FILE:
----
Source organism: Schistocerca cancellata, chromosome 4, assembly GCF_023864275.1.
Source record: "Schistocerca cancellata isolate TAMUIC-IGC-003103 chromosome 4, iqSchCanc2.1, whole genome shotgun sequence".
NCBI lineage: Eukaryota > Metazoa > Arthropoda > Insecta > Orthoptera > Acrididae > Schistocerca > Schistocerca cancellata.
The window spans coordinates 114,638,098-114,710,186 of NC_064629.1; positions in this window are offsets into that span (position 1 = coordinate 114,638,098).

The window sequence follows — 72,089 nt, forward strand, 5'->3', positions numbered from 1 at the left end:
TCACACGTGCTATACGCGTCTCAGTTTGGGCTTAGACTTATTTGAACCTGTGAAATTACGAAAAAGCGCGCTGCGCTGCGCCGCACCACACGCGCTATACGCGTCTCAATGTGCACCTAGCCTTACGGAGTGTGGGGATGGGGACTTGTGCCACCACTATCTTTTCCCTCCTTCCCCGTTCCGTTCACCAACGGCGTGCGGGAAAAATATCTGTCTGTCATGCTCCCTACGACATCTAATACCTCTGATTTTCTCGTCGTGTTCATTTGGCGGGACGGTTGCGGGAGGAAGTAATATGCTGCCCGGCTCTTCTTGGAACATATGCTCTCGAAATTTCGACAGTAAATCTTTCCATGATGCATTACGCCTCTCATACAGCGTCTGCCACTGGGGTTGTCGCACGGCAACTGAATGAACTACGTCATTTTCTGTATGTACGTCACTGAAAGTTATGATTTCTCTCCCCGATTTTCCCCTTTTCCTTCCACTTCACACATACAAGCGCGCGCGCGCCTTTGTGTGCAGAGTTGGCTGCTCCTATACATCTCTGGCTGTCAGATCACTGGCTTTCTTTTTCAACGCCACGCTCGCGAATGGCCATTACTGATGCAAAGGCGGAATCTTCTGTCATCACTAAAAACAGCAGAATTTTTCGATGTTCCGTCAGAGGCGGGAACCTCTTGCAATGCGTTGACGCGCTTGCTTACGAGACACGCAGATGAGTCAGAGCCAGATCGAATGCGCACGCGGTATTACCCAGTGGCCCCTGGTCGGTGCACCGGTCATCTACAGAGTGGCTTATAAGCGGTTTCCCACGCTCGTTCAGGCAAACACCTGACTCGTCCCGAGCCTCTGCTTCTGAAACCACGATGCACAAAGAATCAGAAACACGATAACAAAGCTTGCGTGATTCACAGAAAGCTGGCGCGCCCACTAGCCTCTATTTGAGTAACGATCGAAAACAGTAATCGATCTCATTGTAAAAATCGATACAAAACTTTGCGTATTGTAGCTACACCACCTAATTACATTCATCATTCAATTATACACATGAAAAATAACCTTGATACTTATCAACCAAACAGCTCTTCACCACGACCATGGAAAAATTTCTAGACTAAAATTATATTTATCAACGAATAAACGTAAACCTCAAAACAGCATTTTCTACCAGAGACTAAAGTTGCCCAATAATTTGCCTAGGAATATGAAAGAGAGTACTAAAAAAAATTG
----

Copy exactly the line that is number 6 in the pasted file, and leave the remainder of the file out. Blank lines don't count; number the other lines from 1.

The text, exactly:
TCACACGTGCTATACGCGTCTCAGTTTGGGCTTAGACTTATTTGAACCTGTGAAATTACGAAAAAGCGCGCTGCGCTGCGCCGCACCACACGCGCTATACGCGTCTCAATGTGCACCTAGCCTTACGGAGTGTGGGGATGGGGACTTGTGCCACCACTATCTTTTCCCTCCTTCCCCGTTCCGTTCACCAACGGCGTGCGGGAAAAATATCTGTCTGTCATGCTCCCTACGACATCTAATACCTCTGATTTTCTCGTCGTGTTCATTTGGCGGGACGGTTGCGGGAGGAAGTAATATGCTGCCCGGCTCTTCTTGGAACATATGCTCTCGAAATTTCGACAGTAAATCTTTCCATGATGCATTACGCCTCTCATACAGCGTCTGCCACTGGGGTTGTCGCACGGCAACTGAATGAACTACGTCATTTTCTGTATGTACGTCACTGAAAGTTATGATTTCTCTCCCCGATTTTCCCCTTTTCCTTCCACTTCACACATACAAGCGCGCGCGCGCCTTTGTGTGCAGAGTTGGCTGCTCCTATACATCTCTGGCTGTCAGATCACTGGCTTTCTTTTTCAACGCCACGCTCGCGAATGGCCATTACTGATGCAAAGGCGGAATCTTCTGTCATCACTAAAAACAGCAGAATTTTTCGATGTTCCGTCAGAGGCGGGAACCTCTTGCAATGCGTTGACGCGCTTGCTTACGAGACACGCAGATGAGTCAGAGCCAGATCGAATGCGCACGCGGTATTACCCAGTGGCCCCTGGTCGGTGCACCGGTCATCTACAGAGTGGCTTATAAGCGGTTTCCCACGCTCGTTCAGGCAAACACCTGACTCGTCCCGAGCCTCTGCTTCTGAAACCACGATGCACAAAGAATCAGAAACACGATAACAAAGCTTGCGTGATTCACAGAAAGCTGGCGCGCCCACTAGCCTCTATTTGAGTAACGATCGAAAACAGTAATCGATCTCATTGTAAAAATCGATACAAAACTTTGCGTATTGTAGCTACACCACCTAATTACATTCATCATTCAATTATACACATGAAAAATAACCTTGATACTTATCAACCAAACAGCTCTTCACCACGACCATGGAAAAATTTCTAGACTAAAATTATATTTATCAACGAATAAACGTAAACCTCAAAACAGCATTTTCTACCAGAGACTAAAGTTGCCCAATAATTTGCCTAGGAATATGAAAGAGAGTACTAAAAAAAATTG